Prochargers are a great power-adder on port-injected cars, as all the intake system has to handle is air, and fuel metering (pulse-width of signals to the injectors) is handled by sensors and a computer. Adding them to carbureted cars is a whole different world (like the old factory McCulloch blowers on '57 T-Birds), as they have to blow through the carb, which meters fuel based on vacuum signals, and there is no vacuum with a blower running. As a result, the carb has to be completely sealed inside an enclosure to equalize the pressure inside and outside the carb, and that's only the beginning of the grief. That's why 99% of blowers for carbureted cars are downstream of the carb, not upstream like a Procharger.
Air velocity is everything to a carb in order to meter fuel properly and have good throttle response, but it's a function of how much air the engine is drawing in (it's just a big air pump) and how large the orifice/restriction is that the engine is drawing it through (the carb and intake manifold). The smaller the hole, the higher the air velocity, and the better metering signal the carb gets, which results in better fuel atomization, more accurate metering, and crisper throttle response. It's all basic physics, and you can't fool the physics involved; that's why cars don't use carburetors any more - they couldn't meter fuel accurately enough to meet reduced emission limits and increased demands for fuel efficiency - too many variables involved for a mechanical device to respond to, although GM tried with the "electronic" Q-Jets before fuel injection and computers took over.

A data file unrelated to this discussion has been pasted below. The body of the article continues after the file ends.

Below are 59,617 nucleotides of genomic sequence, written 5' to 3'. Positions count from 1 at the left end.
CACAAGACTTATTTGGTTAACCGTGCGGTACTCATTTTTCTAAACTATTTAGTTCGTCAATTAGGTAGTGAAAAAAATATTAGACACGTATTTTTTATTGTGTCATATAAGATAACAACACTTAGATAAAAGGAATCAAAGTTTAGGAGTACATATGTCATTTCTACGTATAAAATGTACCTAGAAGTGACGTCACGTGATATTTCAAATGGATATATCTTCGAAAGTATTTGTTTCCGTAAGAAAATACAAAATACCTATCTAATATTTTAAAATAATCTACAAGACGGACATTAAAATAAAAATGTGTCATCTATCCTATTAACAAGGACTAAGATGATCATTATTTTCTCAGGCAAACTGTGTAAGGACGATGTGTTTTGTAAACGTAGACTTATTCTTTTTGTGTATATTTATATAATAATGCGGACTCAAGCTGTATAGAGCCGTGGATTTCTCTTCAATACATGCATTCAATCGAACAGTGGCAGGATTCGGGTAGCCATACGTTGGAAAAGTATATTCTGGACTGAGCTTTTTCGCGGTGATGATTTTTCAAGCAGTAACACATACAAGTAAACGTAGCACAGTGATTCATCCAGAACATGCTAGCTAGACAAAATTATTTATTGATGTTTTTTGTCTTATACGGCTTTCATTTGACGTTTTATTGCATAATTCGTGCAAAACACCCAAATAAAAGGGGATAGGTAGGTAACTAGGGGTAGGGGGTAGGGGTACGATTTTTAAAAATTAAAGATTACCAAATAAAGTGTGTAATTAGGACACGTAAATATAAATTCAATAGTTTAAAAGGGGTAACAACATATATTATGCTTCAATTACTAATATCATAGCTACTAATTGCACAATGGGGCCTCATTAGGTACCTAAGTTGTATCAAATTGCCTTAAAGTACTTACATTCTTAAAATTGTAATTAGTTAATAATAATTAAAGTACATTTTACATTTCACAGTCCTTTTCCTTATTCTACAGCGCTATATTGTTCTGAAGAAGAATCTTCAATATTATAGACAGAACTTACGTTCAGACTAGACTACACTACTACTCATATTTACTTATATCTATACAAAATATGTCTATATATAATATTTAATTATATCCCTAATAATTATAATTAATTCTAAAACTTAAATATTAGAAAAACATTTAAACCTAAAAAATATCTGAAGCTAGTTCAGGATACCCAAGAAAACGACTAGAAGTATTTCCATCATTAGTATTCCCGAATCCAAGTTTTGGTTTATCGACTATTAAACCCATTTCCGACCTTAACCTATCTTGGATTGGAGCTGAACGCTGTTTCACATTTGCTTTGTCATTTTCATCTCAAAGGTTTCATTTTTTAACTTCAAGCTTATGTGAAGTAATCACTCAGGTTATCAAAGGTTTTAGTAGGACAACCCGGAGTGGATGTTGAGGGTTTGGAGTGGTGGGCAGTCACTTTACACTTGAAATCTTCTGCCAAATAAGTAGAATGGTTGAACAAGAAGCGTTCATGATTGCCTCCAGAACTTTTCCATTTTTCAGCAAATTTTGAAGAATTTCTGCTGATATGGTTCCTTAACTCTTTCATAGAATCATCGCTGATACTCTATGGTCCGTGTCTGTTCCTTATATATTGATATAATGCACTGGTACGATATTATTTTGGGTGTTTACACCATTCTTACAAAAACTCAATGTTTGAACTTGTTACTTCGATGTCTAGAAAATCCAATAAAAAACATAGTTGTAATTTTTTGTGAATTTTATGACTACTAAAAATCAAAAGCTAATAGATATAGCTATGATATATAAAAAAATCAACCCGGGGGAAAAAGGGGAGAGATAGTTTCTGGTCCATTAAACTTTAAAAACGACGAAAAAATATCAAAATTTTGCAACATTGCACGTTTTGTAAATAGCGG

You can't "have your cake and eat it too" with carburetors - they have operating limitations based on physics, and there's always some compromise you have to make for "all-around" performance - that's what "tuning" is all about.
There are no "stupid questions" - that's how we all learn
'69 Z28 Fathom Green
[This message has been edited by JohnZ (edited 07-28-2001).]